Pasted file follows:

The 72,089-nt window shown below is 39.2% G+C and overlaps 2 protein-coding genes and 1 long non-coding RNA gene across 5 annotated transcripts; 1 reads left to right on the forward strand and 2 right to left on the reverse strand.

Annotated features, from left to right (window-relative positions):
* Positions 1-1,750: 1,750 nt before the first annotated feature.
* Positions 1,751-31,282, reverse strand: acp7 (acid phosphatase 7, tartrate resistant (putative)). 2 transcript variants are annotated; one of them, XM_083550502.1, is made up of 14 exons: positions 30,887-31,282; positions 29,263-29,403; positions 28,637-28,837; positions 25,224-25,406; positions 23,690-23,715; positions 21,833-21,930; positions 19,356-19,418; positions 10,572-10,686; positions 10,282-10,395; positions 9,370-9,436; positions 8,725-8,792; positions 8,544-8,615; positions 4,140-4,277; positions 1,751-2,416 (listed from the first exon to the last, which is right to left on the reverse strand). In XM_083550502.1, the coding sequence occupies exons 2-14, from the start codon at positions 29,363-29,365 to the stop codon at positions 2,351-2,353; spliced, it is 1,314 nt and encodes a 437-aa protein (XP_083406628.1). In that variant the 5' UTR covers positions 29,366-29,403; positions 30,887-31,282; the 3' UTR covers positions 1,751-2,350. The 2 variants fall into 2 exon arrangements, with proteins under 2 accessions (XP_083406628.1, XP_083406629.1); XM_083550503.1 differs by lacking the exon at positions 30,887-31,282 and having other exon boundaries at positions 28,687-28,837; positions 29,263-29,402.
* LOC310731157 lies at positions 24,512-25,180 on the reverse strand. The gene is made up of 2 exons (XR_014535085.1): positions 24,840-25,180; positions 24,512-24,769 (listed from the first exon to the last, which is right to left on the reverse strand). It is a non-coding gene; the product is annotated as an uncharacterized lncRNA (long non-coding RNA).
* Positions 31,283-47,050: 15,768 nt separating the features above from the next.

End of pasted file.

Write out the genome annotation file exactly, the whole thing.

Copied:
The 72,089-nt window shown below is 39.2% G+C and overlaps 2 protein-coding genes and 1 long non-coding RNA gene across 5 annotated transcripts; 1 reads left to right on the forward strand and 2 right to left on the reverse strand.

Annotated features, from left to right (window-relative positions):
* Positions 1-1,750: 1,750 nt before the first annotated feature.
* Positions 1,751-31,282, reverse strand: acp7 (acid phosphatase 7, tartrate resistant (putative)). 2 transcript variants are annotated; one of them, XM_083550502.1, is made up of 14 exons: positions 30,887-31,282; positions 29,263-29,403; positions 28,637-28,837; positions 25,224-25,406; positions 23,690-23,715; positions 21,833-21,930; positions 19,356-19,418; positions 10,572-10,686; positions 10,282-10,395; positions 9,370-9,436; positions 8,725-8,792; positions 8,544-8,615; positions 4,140-4,277; positions 1,751-2,416 (listed from the first exon to the last, which is right to left on the reverse strand). In XM_083550502.1, the coding sequence occupies exons 2-14, from the start codon at positions 29,363-29,365 to the stop codon at positions 2,351-2,353; spliced, it is 1,314 nt and encodes a 437-aa protein (XP_083406628.1). In that variant the 5' UTR covers positions 29,366-29,403; positions 30,887-31,282; the 3' UTR covers positions 1,751-2,350. The 2 variants fall into 2 exon arrangements, with proteins under 2 accessions (XP_083406628.1, XP_083406629.1); XM_083550503.1 differs by lacking the exon at positions 30,887-31,282 and having other exon boundaries at positions 28,687-28,837; positions 29,263-29,402.
* LOC310731157 lies at positions 24,512-25,180 on the reverse strand. The gene is made up of 2 exons (XR_014535085.1): positions 24,840-25,180; positions 24,512-24,769 (listed from the first exon to the last, which is right to left on the reverse strand). It is a non-coding gene; the product is annotated as an uncharacterized lncRNA (long non-coding RNA).
* Positions 31,283-47,050: 15,768 nt separating the features above from the next.